To accommodate the various grasses, irrigation designer Joe Sarkisian developed an irrigation system with 900 sprinkler heads on the new nine holes that applies water to playing surfaces only. Passios notes a master plan was developed, which was refined after the grassing lines were established, with hard lining along the outside turf areas with part-circle heads. The PC irrigation heads were opened full turn for grow-in of the outer areas and then closed down to partial turn after establishment for application on play areas only.
Working with the Land Bank staff and commission was a great experience, Maurer and Passios agree.
“They let the experts do their thing and create what we thought needed to be created,” the course architect says.
Adds Passios of the Land Bank: “They are a great group of people. Their focus is totally on the community.”
Off and running
Among Maurer’s favorite holes are:
Passios is a big fan of the 387-yard, par-4 6th hole, which plays adjacent to grassland preserve sites. “The bunkering is very creative,” the course management company president says. “It has some unique bunkering around the green. The fairways fall into the pot bunkers, like the old Scottish courses. You have to be pretty accurate with your approach shots if you are going to bump-and-run the ball in. One thing Howard really concentrated on is making sure every hole has a lot of shot options. You can play the ball on the ground or throw it in.”
The new holes survived the winter in excellent shape. “The 2003-04 winter and spring were really hard on some of the older courses. The new nine came through basically untouched by the winter,” notes Passios, adding that he expects more play this season due to the new holes. “Spring has been fairly strong and we don’t even have the summer residents here, yet. It looks like it should be a solid year.”
From a maintenance standpoint, the differences between the old and new nines present the biggest challenge to current superintendent, seven-year GCSAA member Sean Oberly.
“The course staff is dealing with two different animals,” Passios explains. “The original nine holes are basically push-up greens built with the soil there. The fairways were the old agricultural fields. It’s not a bad track; Plain Jane, but fun to play. The new holes are new construction with modified USGA greens. It is a firmer, faster track. There is very little thatch on the new nine. The watering regimes and fertilization are different. The new nine is still in the grow-in phase but turning the corner to maturity. A new course typically takes three years to mature. There is a new twist every day.”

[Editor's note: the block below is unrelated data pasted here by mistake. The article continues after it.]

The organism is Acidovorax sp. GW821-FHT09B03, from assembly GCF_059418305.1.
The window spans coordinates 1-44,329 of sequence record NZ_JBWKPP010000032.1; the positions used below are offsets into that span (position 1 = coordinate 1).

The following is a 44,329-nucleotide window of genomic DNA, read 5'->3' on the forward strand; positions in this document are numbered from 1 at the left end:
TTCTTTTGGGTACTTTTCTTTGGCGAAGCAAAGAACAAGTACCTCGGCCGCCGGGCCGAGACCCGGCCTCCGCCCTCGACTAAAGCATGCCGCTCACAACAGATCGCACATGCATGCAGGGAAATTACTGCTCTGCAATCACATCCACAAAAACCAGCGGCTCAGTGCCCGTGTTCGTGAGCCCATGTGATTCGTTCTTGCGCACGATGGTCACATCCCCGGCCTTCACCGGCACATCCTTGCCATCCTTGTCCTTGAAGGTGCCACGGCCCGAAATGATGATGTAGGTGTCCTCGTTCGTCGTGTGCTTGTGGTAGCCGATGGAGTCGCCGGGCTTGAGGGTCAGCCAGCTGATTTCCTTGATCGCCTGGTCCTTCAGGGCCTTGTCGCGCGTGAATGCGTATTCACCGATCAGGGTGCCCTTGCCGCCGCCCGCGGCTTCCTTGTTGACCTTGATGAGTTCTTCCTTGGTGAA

Looking to the future
“We rebuilt the [existing] tees in 2003,” says Land Bank Director Eric Savetsky. “But the greens aren’t modern. The bunkering is not well laid out. And the fairways are fairly flat. Having a new nine designed by a real course architect highlights the needs of the existing nine. It needs to be brought up to date with the new holes. The existing nine is loaded with rare plants. That will restrict design and building to the existing footprints. We won’t change the layout, but we will work on the grading. That’s a year or two off because of finances. It makes sense to have Howard do the renovation. We are very happy with what he has done on the new nine and he is already doing some preliminary work for the old nine.”
Passios, whose company has secured continuing management of Miacomet’s operations through 2008, is looking forward to the possibility of finishing the upgrade with renovations to the existing nine in the near future. The biggest challenge, he says, in any kind of rebuilding project is losing rounds during construction and the effect that has on revenues.
“I would prefer to shut down the nine holes and get the job done in as short of a period of time as possible,” he says. “Even though we had a bad winter during the expansion, we started construction on the new nine in mid-September and were playing it the following September. If the timing was right, we might even be able to close in August and finish any new rebuilding that fall.”
Maurer looks forward to the challenge and giving Nantucket “an 18-hole public course befitting one of the top vacation destinations in the country. The two private clubs on Nantucket, Sankaty Head GC and Nantucket GC, are both top-rated layouts. Our goal was always to build something that was equal to them, but open to the public. There are many savvy golfers on the island, people who are used to playing world-class courses. They’ll want to play Miacomet.”